Barb Lamoureux, 78, poses for a photo at her office at 1904 Wetmore Ave in Everett, Washington on Monday, Jan. 23, 2023. Lamoureux, who founded Lamoureux Real Estate in 2004, is retiring after 33 years. (Annie Barker / The Herald)
Barb Lamoureux, ‘North Everett’s Real Estate Agent’ retires

A longtime supporter of Housing Hope, Lamoureux helped launch the Windermere Foundation Golf Tournament.

AGC Biologics in Bothell to produce new diabetes treatment

The contract drug manufacturer paired with drug developer Provention Bio to bring the new therapy to market.

FILE - In this file photo dated Monday, March 11, 2019, rescuers work at the scene of an Ethiopian Airlines plane crash south of Addis Ababa, Ethiopia.  The number of deaths in major air crashes around the globe fell by more than half in 2019 according to a report released Wednesday Jan. 1, 2020, by the aviation consultancy To70, revealing the worst crash for the year was an Ethiopian Airlines Boeing 737 MAX on March 10 that lost 157 lives. (AP Photo/Mulugeta Ayene, FILE)
US board says Boeing Max likely hit a bird before 2019 crash

U.S. accident investigators disagree with Ethiopian authorities over the cause of a 2019 Boeing 737 Max crash.

Store owner Jay Behar, 50, left, and store manager Dan Boston, 60, right, work to help unload a truck of recliners at Behar's Furniture on Monday, Jan. 16, 2023. Behar's Furniture on Broadway in Everett is closing up shop after 60 years in business. The family-owned furniture store opened in 1963, when mid-century model styles were all the rage. Second-generation owner, Jay Behar says it's time to move on. (Annie Barker / The Herald)
Behar’s Furniture in Everett closing after 60 years

“It’s time to move on.” The small family-owned store opened in 1963 and grew to cover an entire city block.

Katy Woods, a Licensed Coach, Branch Manager, and experienced Banker at Coastal Community Bank.
Coastal Community Bank Offers Classes for Businesses

To support local business owners and their teams, Coastal offers complimentary Money… Continue reading

Innovative Salon Products online fulfillment employees, from left, Stephanie Wallem, Bethany Fulcher, Isela Ramirez and Gretchen House, work to get orders put together on Friday, Jan. 6, 2023, at the company’s facility in Monroe, Washington. The company began including pay, benefits and perks to its job listings over a year ago, well ahead of the new statewide mandate to include a pay range on job postings at companies with over 15 employees. (Ryan Berry / The Herald)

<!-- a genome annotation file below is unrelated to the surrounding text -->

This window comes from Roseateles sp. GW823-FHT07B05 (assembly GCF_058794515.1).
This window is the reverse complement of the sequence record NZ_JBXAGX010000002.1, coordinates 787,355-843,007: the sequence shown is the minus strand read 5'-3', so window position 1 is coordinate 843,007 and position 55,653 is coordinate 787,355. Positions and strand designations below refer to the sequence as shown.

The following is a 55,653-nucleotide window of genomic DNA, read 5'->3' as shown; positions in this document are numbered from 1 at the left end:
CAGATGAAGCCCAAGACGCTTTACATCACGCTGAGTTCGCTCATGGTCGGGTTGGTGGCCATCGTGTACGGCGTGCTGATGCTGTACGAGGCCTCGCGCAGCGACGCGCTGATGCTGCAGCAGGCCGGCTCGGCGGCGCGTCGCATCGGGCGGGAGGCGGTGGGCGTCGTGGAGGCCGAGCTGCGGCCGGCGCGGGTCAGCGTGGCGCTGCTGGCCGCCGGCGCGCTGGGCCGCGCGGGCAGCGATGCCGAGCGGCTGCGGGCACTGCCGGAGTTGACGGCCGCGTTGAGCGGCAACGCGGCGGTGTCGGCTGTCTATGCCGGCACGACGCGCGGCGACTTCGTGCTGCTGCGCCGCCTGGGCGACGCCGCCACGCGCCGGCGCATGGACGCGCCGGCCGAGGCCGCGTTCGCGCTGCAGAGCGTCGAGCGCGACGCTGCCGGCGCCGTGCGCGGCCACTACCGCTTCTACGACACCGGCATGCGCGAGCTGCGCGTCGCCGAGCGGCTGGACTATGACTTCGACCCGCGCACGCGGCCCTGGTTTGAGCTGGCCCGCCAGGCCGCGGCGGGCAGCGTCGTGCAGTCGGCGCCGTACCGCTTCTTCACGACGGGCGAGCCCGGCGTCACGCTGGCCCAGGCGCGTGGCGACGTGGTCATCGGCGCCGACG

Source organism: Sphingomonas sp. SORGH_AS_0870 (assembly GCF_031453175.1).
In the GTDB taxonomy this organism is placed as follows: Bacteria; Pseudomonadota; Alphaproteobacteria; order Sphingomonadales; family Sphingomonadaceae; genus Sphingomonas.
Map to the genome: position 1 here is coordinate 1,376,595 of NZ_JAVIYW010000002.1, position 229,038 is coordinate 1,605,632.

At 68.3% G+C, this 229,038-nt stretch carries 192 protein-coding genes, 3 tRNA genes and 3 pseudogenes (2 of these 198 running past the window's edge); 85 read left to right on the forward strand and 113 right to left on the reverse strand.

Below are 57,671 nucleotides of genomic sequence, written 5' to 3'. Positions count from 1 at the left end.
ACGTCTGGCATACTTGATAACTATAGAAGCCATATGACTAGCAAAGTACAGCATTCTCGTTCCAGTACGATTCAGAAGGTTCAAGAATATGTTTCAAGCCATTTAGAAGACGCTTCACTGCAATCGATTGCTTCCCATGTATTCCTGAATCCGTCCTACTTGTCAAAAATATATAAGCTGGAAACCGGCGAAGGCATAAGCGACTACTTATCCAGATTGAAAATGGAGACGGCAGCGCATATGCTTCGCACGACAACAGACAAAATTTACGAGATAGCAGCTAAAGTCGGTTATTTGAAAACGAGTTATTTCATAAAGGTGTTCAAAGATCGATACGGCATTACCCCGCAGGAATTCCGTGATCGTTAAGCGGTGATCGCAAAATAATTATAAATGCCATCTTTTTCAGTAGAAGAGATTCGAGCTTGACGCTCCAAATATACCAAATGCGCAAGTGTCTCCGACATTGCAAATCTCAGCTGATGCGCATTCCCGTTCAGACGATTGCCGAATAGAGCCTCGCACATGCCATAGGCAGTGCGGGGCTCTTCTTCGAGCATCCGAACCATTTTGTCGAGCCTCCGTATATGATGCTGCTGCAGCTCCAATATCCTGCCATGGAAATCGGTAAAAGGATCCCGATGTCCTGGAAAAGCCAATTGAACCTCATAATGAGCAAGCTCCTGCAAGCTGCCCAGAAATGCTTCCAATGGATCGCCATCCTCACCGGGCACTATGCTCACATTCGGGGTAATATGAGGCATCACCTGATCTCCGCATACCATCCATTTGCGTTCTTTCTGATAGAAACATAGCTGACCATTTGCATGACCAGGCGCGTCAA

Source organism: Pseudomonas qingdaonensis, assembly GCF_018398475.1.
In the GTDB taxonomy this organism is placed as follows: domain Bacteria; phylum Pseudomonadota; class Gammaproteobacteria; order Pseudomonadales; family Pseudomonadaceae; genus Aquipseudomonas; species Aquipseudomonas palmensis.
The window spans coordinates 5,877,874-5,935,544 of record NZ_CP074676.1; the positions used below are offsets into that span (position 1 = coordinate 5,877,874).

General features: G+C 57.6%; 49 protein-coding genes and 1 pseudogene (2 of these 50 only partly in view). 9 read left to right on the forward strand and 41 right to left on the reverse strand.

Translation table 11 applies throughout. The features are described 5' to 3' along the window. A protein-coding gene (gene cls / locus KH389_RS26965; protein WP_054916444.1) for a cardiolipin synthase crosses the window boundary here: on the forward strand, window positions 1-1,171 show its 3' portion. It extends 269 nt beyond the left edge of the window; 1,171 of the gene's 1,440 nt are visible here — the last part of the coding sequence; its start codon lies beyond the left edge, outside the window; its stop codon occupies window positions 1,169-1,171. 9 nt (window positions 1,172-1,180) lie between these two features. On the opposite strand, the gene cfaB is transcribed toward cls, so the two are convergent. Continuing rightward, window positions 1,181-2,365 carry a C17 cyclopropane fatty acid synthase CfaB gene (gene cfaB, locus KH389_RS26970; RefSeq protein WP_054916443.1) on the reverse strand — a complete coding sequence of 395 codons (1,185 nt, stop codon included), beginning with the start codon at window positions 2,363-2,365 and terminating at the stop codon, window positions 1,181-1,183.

New state law requires employers to give pay range in job postings

Washington’s new pay transparency law aims to narrow wage gaps based on race or gender — though some companies may seek loopholes.

Paddywack co-owner Shane Somerville with the 24-hour pet food pantry built by a local Girl Scout troop outside of her store on Tuesday, Dec. 20, 2022 in Mill Creek, Washington. (Olivia Vanni / The Herald)
An out-paw-ring of support: Mill Creek pantry feeds pets, day or night

With help from local Girl Scouts, the Mill Creek pet food store Paddywack is meeting the need for pet supplies in a pinch.

Kelly Cameron is the woodworker behind Clinton-based business Turnco Wood Goods. (David Welton)
Whidbey woodworkers turn local lumber into art

In the “Slab Room” at Madrona Supply Co., customers can find hunks of wood native to the south end of Whidbey Island.

Siblings Barbara Reed and Eric Minnig, who, co-own their parent’s old business Ken’s Camera along with their brother Bryan, stand outside the Evergreen Way location Thursday, Dec. 15, 2022, in Everett, Washington. After five decades in business, Ken’s will be closing its last two locations for good at the end of the year. (Ryan Berry / The Herald)
Print it or lose it: Ken’s Camera closes after decades caught on film

The local legend, processing film photos since 1971, will close its locations in Mount Vernon and Everett at the end of 2022.